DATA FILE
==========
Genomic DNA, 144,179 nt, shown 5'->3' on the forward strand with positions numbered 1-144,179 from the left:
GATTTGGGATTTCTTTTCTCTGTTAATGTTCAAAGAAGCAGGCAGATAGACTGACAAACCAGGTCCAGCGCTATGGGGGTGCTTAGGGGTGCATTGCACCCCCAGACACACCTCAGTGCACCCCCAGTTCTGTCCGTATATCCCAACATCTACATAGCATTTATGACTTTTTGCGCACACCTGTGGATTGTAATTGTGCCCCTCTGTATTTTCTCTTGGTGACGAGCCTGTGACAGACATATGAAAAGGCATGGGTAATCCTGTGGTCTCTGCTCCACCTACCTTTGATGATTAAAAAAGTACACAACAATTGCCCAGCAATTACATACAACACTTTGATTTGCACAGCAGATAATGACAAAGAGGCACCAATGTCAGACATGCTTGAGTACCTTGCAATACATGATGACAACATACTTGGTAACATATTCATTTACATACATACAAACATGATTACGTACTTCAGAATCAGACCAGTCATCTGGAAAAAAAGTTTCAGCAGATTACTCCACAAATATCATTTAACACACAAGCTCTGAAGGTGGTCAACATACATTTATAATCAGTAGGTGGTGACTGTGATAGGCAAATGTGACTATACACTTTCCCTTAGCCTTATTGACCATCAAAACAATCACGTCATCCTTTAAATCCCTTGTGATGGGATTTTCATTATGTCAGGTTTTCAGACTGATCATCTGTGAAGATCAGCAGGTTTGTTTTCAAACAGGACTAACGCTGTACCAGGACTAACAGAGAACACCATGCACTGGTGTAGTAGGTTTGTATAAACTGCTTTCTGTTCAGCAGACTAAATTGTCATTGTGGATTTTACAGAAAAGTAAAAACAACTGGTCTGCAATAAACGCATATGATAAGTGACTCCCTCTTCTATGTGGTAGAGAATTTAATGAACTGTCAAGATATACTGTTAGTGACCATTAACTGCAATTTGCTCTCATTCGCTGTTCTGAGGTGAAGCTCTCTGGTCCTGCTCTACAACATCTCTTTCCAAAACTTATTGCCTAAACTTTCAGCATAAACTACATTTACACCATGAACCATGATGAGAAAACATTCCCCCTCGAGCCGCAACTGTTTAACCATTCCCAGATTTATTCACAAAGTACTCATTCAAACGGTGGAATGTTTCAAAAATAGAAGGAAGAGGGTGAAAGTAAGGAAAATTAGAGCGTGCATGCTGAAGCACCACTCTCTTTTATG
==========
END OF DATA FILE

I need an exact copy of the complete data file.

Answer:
Genomic DNA, 144,179 nt, shown 5'->3' on the forward strand with positions numbered 1-144,179 from the left:
GATTTGGGATTTCTTTTCTCTGTTAATGTTCAAAGAAGCAGGCAGATAGACTGACAAACCAGGTCCAGCGCTATGGGGGTGCTTAGGGGTGCATTGCACCCCCAGACACACCTCAGTGCACCCCCAGTTCTGTCCGTATATCCCAACATCTACATAGCATTTATGACTTTTTGCGCACACCTGTGGATTGTAATTGTGCCCCTCTGTATTTTCTCTTGGTGACGAGCCTGTGACAGACATATGAAAAGGCATGGGTAATCCTGTGGTCTCTGCTCCACCTACCTTTGATGATTAAAAAAGTACACAACAATTGCCCAGCAATTACATACAACACTTTGATTTGCACAGCAGATAATGACAAAGAGGCACCAATGTCAGACATGCTTGAGTACCTTGCAATACATGATGACAACATACTTGGTAACATATTCATTTACATACATACAAACATGATTACGTACTTCAGAATCAGACCAGTCATCTGGAAAAAAAGTTTCAGCAGATTACTCCACAAATATCATTTAACACACAAGCTCTGAAGGTGGTCAACATACATTTATAATCAGTAGGTGGTGACTGTGATAGGCAAATGTGACTATACACTTTCCCTTAGCCTTATTGACCATCAAAACAATCACGTCATCCTTTAAATCCCTTGTGATGGGATTTTCATTATGTCAGGTTTTCAGACTGATCATCTGTGAAGATCAGCAGGTTTGTTTTCAAACAGGACTAACGCTGTACCAGGACTAACAGAGAACACCATGCACTGGTGTAGTAGGTTTGTATAAACTGCTTTCTGTTCAGCAGACTAAATTGTCATTGTGGATTTTACAGAAAAGTAAAAACAACTGGTCTGCAATAAACGCATATGATAAGTGACTCCCTCTTCTATGTGGTAGAGAATTTAATGAACTGTCAAGATATACTGTTAGTGACCATTAACTGCAATTTGCTCTCATTCGCTGTTCTGAGGTGAAGCTCTCTGGTCCTGCTCTACAACATCTCTTTCCAAAACTTATTGCCTAAACTTTCAGCATAAACTACATTTACACCATGAACCATGATGAGAAAACATTCCCCCTCGAGCCGCAACTGTTTAACCATTCCCAGATTTATTCACAAAGTACTCATTCAAACGGTGGAATGTTTCAAAAATAGAAGGAAGAGGGTGAAAGTAAGGAAAATTAGAGCGTGCATGCTGAAGCACCACTCTCTTTTATG